Duke makes the most of stellar talent he collected, crafting a lush backdrop for the song. Osborne sings to a former lover, a woman whom he has just learned is about to be married. It’s a simple conceit, and the song could be trite or overblown in less capable hands. Instead, the production is just restrained enough, and Osborne’s delivery is aching and heartfelt. When he intones “life goes on I guess,” the emotion is real and palpable.

Enjoy this sad song today.

Song of the Day, April 14: Detox Mansion by Warren Zevon

zevondetoxhygieneToday’s song finds a master storyteller making the most of his own life experience. Warren Zevon recorded only sporadically for much of his career, frequently derailed by substance abuse and stretches in rehab. After 1982’s solid offering, The Envoy, he disappeared for five years. When he returned, he did so with a vengeance. He hooked up with 3/4 of R.E.M. — guitarist Peter Buck, drummer Bill Berry, and bassist Mike Mills — and put together one of his best albums. Sentimental Hygiene is full of wonderful moments, but the best may be a jab at the artist himself.

Detox Mansion is a tongue-in-cheek celebration of the 80s frenzy of stars in rehab. Zevon opens with the wonderful, “Well I’m gone to Detox Mansion, way down on Last Breath Farm. I’ve been rakin’ leaves with Liza; me and Liz clean up the yard.” The R.E.M. boys join in the fun, providing a surging energy for Zevon’s dark but funny observations. It’s a great package, and a highlight of a long career.

Zevon has touched on his troubles on other tracks as well. On The Envoy, he sang about the compelling need to feel anything. Ain’t That Pretty At All finds him pondering throwing himself against the wall — literally — because “I’d rather feel bad than not feel anything at all.” Grim but witty, it’s a darker take on similar themes.

Enjoy the exploration of Detox Mansion and a look at things that Ain’t That Pretty At All today.

Song of the Day, April 10: All I Know by Art Garfunkel

garfunkelalliknowToday’s song is a majestic tribute to love. When Simon and Garfunkel went their separate ways, Art Garfunkel took a little time to craft his solo debut. Angel Clare, produced by Garfunkel with long-time S&G partner Roy Halee, is a smart collection of songs that shows off the singer’s strong, flexible voice.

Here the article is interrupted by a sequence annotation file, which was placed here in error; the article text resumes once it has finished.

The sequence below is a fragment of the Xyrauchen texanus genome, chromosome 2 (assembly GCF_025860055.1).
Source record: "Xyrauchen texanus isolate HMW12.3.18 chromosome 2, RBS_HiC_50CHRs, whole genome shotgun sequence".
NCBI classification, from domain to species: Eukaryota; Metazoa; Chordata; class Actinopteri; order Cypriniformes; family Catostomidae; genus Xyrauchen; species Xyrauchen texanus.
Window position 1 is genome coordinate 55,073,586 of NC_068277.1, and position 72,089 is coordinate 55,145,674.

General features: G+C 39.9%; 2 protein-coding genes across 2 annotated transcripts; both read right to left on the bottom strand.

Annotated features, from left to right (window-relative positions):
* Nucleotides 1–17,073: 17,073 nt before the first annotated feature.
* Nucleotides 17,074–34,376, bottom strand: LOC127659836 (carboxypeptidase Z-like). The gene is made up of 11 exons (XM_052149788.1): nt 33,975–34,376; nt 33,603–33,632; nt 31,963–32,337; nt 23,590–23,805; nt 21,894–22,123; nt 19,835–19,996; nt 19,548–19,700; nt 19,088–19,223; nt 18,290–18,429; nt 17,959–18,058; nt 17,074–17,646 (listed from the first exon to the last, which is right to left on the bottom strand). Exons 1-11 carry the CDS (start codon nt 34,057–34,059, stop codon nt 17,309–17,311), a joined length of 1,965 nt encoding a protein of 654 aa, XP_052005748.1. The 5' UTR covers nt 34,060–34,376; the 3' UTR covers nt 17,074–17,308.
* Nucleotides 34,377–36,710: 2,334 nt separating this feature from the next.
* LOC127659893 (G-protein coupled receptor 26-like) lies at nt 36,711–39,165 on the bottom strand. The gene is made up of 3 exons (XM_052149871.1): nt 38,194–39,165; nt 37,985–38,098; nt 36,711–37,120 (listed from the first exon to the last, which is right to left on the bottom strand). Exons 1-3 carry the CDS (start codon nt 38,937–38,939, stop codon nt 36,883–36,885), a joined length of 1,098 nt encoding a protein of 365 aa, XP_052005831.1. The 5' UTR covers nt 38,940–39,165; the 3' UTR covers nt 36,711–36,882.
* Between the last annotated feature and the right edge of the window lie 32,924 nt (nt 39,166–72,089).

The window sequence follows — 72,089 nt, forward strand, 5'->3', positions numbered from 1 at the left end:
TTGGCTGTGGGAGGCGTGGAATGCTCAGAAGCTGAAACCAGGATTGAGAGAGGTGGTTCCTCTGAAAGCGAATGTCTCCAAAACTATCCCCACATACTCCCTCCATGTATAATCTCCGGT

The highlight is the Jimmy Webb song All I Know, also Garfunkel’s first (and most successful) solo single. Soaring and anthemic, it looks at the transitory nature of life and relationships. In the face of this, the singer asserts, simply, “I love you, and that’s all I know.” It’s a smart construction, moving in its structure and delivery. After a full build with strings and horns, it drops so a simple piano line, emphasizing the need to focus on the basic truths in our lives. It’s a masterpiece of writing, singing, and production.

Enjoy this beautiful song today.

Song of the Day, April 7: The Fix by Elbow with Richard Hawley

elbowhawleyfixToday’s song is a wonderful collaboration. Elbow lead singer Guy Garvey met singer-songwriter Richard Hawley when they were both performing in Tennessee. They were on the same flight back to England and over “Battleship and drinks” struck up a friendship. They agreed to work together on a song, and the result is delightful.

The Fix, taken from Elbow’s stunning The Seldom Seen Kid, takes on a simple enough subject, fixing a horse race. Given the talent involved, however, the song itself is so much more. Featuring lines like “the redoubtable beast has had Pegasus pills”, it’s a lyrical tour-de-force. Garvey and Hawley’s voices blend delightfully, and the Elbow musicians provide a dark, swirling, mysterious backdrop for the tale. With eerie sound effects, subtle percussion, and off-kilter keyboards, it’s a magic musical ride.